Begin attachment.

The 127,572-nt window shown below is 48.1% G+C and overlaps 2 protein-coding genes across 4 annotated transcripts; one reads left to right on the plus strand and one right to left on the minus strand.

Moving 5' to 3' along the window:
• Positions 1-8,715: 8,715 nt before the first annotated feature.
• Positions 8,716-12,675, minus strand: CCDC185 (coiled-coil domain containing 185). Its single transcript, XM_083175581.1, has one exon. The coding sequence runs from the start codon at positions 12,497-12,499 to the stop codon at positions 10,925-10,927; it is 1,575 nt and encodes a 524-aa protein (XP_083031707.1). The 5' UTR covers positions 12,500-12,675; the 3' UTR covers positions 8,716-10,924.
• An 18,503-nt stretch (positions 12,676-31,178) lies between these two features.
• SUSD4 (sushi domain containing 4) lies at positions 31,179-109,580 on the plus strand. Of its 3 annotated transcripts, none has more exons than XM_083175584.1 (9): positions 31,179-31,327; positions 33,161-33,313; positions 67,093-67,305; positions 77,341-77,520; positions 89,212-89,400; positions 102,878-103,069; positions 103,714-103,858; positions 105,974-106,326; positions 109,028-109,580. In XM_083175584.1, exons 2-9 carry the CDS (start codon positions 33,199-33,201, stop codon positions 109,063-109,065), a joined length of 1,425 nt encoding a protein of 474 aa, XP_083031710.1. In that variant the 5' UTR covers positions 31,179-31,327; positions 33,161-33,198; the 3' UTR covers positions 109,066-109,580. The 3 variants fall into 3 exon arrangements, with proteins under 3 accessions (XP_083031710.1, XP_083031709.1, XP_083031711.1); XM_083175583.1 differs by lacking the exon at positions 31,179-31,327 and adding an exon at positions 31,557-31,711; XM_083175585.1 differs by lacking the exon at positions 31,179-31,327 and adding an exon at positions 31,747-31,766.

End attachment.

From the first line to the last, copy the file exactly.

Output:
The 127,572-nt window shown below is 48.1% G+C and overlaps 2 protein-coding genes across 4 annotated transcripts; one reads left to right on the plus strand and one right to left on the minus strand.

Moving 5' to 3' along the window:
• Positions 1-8,715: 8,715 nt before the first annotated feature.
• Positions 8,716-12,675, minus strand: CCDC185 (coiled-coil domain containing 185). Its single transcript, XM_083175581.1, has one exon. The coding sequence runs from the start codon at positions 12,497-12,499 to the stop codon at positions 10,925-10,927; it is 1,575 nt and encodes a 524-aa protein (XP_083031707.1). The 5' UTR covers positions 12,500-12,675; the 3' UTR covers positions 8,716-10,924.
• An 18,503-nt stretch (positions 12,676-31,178) lies between these two features.
• SUSD4 (sushi domain containing 4) lies at positions 31,179-109,580 on the plus strand. Of its 3 annotated transcripts, none has more exons than XM_083175584.1 (9): positions 31,179-31,327; positions 33,161-33,313; positions 67,093-67,305; positions 77,341-77,520; positions 89,212-89,400; positions 102,878-103,069; positions 103,714-103,858; positions 105,974-106,326; positions 109,028-109,580. In XM_083175584.1, exons 2-9 carry the CDS (start codon positions 33,199-33,201, stop codon positions 109,063-109,065), a joined length of 1,425 nt encoding a protein of 474 aa, XP_083031710.1. In that variant the 5' UTR covers positions 31,179-31,327; positions 33,161-33,198; the 3' UTR covers positions 109,066-109,580. The 3 variants fall into 3 exon arrangements, with proteins under 3 accessions (XP_083031710.1, XP_083031709.1, XP_083031711.1); XM_083175583.1 differs by lacking the exon at positions 31,179-31,327 and adding an exon at positions 31,557-31,711; XM_083175585.1 differs by lacking the exon at positions 31,179-31,327 and adding an exon at positions 31,747-31,766.